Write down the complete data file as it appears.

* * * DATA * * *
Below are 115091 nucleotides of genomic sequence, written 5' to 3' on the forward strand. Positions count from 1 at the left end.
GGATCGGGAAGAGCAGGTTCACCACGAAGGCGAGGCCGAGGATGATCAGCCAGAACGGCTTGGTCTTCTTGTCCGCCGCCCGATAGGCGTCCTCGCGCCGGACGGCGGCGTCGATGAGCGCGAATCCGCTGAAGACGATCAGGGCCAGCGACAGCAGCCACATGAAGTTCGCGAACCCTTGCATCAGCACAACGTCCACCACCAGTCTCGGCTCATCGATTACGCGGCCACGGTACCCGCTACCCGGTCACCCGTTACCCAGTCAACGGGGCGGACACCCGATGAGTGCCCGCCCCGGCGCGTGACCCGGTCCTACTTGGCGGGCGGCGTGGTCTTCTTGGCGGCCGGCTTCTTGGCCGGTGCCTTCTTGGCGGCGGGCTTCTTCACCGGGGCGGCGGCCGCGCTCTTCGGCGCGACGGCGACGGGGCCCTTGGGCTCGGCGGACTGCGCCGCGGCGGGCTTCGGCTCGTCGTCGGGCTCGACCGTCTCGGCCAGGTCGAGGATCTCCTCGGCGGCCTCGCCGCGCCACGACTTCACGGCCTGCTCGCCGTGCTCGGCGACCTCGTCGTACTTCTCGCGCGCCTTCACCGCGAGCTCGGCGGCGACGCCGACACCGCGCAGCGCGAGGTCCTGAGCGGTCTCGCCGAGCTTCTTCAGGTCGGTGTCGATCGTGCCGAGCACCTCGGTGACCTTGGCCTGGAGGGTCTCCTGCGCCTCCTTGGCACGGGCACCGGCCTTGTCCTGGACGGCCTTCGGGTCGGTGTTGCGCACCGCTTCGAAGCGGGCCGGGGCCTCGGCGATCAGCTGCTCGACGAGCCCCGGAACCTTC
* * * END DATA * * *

Below are 115091 nucleotides of genomic sequence, written 5' to 3' on the forward strand. Positions count from 1 at the left end.
GGATCGGGAAGAGCAGGTTCACCACGAAGGCGAGGCCGAGGATGATCAGCCAGAACGGCTTGGTCTTCTTGTCCGCCGCCCGATAGGCGTCCTCGCGCCGGACGGCGGCGTCGATGAGCGCGAATCCGCTGAAGACGATCAGGGCCAGCGACAGCAGCCACATGAAGTTCGCGAACCCTTGCATCAGCACAACGTCCACCACCAGTCTCGGCTCATCGATTACGCGGCCACGGTACCCGCTACCCGGTCACCCGTTACCCAGTCAACGGGGCGGACACCCGATGAGTGCCCGCCCCGGCGCGTGACCCGGTCCTACTTGGCGGGCGGCGTGGTCTTCTTGGCGGCCGGCTTCTTGGCCGGTGCCTTCTTGGCGGCGGGCTTCTTCACCGGGGCGGCGGCCGCGCTCTTCGGCGCGACGGCGACGGGGCCCTTGGGCTCGGCGGACTGCGCCGCGGCGGGCTTCGGCTCGTCGTCGGGCTCGACCGTCTCGGCCAGGTCGAGGATCTCCTCGGCGGCCTCGCCGCGCCACGACTTCACGGCCTGCTCGCCGTGCTCGGCGACCTCGTCGTACTTCTCGCGCGCCTTCACCGCGAGCTCGGCGGCGACGCCGACACCGCGCAGCGCGAGGTCCTGAGCGGTCTCGCCGAGCTTCTTCAGGTCGGTGTCGATCGTGCCGAGCACCTCGGTGACCTTGGCCTGGAGGGTCTCCTGCGCCTCCTTGGCACGGGCACCGGCCTTGTCCTGGACGGCCTTCGGGTCGGTGTTGCGCACCGCTTCGAAGCGGGCCGGGGCCTCGGCGATCAGCTGCTCGACGAGCCCCGGAACCTTC